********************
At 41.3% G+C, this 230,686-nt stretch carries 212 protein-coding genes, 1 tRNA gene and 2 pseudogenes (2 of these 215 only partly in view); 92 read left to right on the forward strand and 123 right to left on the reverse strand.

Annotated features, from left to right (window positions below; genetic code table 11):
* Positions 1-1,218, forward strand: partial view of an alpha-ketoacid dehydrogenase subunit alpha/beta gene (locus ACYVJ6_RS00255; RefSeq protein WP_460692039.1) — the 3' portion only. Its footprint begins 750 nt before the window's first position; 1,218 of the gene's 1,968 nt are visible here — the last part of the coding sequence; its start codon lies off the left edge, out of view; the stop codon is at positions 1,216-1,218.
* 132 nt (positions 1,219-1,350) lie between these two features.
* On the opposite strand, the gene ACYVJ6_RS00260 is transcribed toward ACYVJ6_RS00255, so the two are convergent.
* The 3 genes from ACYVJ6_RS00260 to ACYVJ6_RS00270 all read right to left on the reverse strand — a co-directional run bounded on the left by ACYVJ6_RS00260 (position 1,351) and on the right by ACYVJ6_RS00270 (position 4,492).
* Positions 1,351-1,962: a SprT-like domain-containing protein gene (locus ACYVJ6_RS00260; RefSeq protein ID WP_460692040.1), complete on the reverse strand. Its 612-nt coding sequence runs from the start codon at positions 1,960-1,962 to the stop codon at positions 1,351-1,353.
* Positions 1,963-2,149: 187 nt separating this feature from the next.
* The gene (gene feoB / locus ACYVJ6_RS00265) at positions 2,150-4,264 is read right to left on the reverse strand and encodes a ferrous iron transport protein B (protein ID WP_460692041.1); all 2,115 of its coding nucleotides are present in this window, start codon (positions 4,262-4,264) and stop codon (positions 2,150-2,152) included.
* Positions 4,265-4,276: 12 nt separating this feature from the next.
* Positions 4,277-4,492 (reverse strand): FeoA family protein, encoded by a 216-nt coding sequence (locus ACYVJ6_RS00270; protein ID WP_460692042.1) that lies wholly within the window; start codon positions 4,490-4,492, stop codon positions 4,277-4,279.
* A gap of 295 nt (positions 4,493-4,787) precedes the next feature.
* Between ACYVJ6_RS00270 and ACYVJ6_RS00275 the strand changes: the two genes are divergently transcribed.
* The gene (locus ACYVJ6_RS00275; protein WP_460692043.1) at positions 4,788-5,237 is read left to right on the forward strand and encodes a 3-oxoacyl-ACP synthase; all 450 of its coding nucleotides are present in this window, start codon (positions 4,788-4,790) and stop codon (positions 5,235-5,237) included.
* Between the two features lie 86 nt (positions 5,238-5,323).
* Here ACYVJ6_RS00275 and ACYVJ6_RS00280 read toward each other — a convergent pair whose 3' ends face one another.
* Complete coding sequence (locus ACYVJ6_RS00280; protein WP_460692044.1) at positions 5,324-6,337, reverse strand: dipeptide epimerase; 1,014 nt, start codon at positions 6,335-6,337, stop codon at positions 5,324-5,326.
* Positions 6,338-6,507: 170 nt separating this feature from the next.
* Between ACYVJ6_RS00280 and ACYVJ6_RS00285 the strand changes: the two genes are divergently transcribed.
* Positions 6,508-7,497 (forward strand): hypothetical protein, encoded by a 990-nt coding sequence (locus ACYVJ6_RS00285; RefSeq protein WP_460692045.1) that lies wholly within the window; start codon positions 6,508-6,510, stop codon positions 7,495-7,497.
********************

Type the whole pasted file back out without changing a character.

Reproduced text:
At 41.3% G+C, this 230,686-nt stretch carries 212 protein-coding genes, 1 tRNA gene and 2 pseudogenes (2 of these 215 only partly in view); 92 read left to right on the forward strand and 123 right to left on the reverse strand.

Annotated features, from left to right (window positions below; genetic code table 11):
* Positions 1-1,218, forward strand: partial view of an alpha-ketoacid dehydrogenase subunit alpha/beta gene (locus ACYVJ6_RS00255; RefSeq protein WP_460692039.1) — the 3' portion only. Its footprint begins 750 nt before the window's first position; 1,218 of the gene's 1,968 nt are visible here — the last part of the coding sequence; its start codon lies off the left edge, out of view; the stop codon is at positions 1,216-1,218.
* 132 nt (positions 1,219-1,350) lie between these two features.
* On the opposite strand, the gene ACYVJ6_RS00260 is transcribed toward ACYVJ6_RS00255, so the two are convergent.
* The 3 genes from ACYVJ6_RS00260 to ACYVJ6_RS00270 all read right to left on the reverse strand — a co-directional run bounded on the left by ACYVJ6_RS00260 (position 1,351) and on the right by ACYVJ6_RS00270 (position 4,492).
* Positions 1,351-1,962: a SprT-like domain-containing protein gene (locus ACYVJ6_RS00260; RefSeq protein ID WP_460692040.1), complete on the reverse strand. Its 612-nt coding sequence runs from the start codon at positions 1,960-1,962 to the stop codon at positions 1,351-1,353.
* Positions 1,963-2,149: 187 nt separating this feature from the next.
* The gene (gene feoB / locus ACYVJ6_RS00265) at positions 2,150-4,264 is read right to left on the reverse strand and encodes a ferrous iron transport protein B (protein ID WP_460692041.1); all 2,115 of its coding nucleotides are present in this window, start codon (positions 4,262-4,264) and stop codon (positions 2,150-2,152) included.
* Positions 4,265-4,276: 12 nt separating this feature from the next.
* Positions 4,277-4,492 (reverse strand): FeoA family protein, encoded by a 216-nt coding sequence (locus ACYVJ6_RS00270; protein ID WP_460692042.1) that lies wholly within the window; start codon positions 4,490-4,492, stop codon positions 4,277-4,279.
* A gap of 295 nt (positions 4,493-4,787) precedes the next feature.
* Between ACYVJ6_RS00270 and ACYVJ6_RS00275 the strand changes: the two genes are divergently transcribed.
* The gene (locus ACYVJ6_RS00275; protein WP_460692043.1) at positions 4,788-5,237 is read left to right on the forward strand and encodes a 3-oxoacyl-ACP synthase; all 450 of its coding nucleotides are present in this window, start codon (positions 4,788-4,790) and stop codon (positions 5,235-5,237) included.
* Between the two features lie 86 nt (positions 5,238-5,323).
* Here ACYVJ6_RS00275 and ACYVJ6_RS00280 read toward each other — a convergent pair whose 3' ends face one another.
* Complete coding sequence (locus ACYVJ6_RS00280; protein WP_460692044.1) at positions 5,324-6,337, reverse strand: dipeptide epimerase; 1,014 nt, start codon at positions 6,335-6,337, stop codon at positions 5,324-5,326.
* Positions 6,338-6,507: 170 nt separating this feature from the next.
* Between ACYVJ6_RS00280 and ACYVJ6_RS00285 the strand changes: the two genes are divergently transcribed.
* Positions 6,508-7,497 (forward strand): hypothetical protein, encoded by a 990-nt coding sequence (locus ACYVJ6_RS00285; RefSeq protein WP_460692045.1) that lies wholly within the window; start codon positions 6,508-6,510, stop codon positions 7,495-7,497.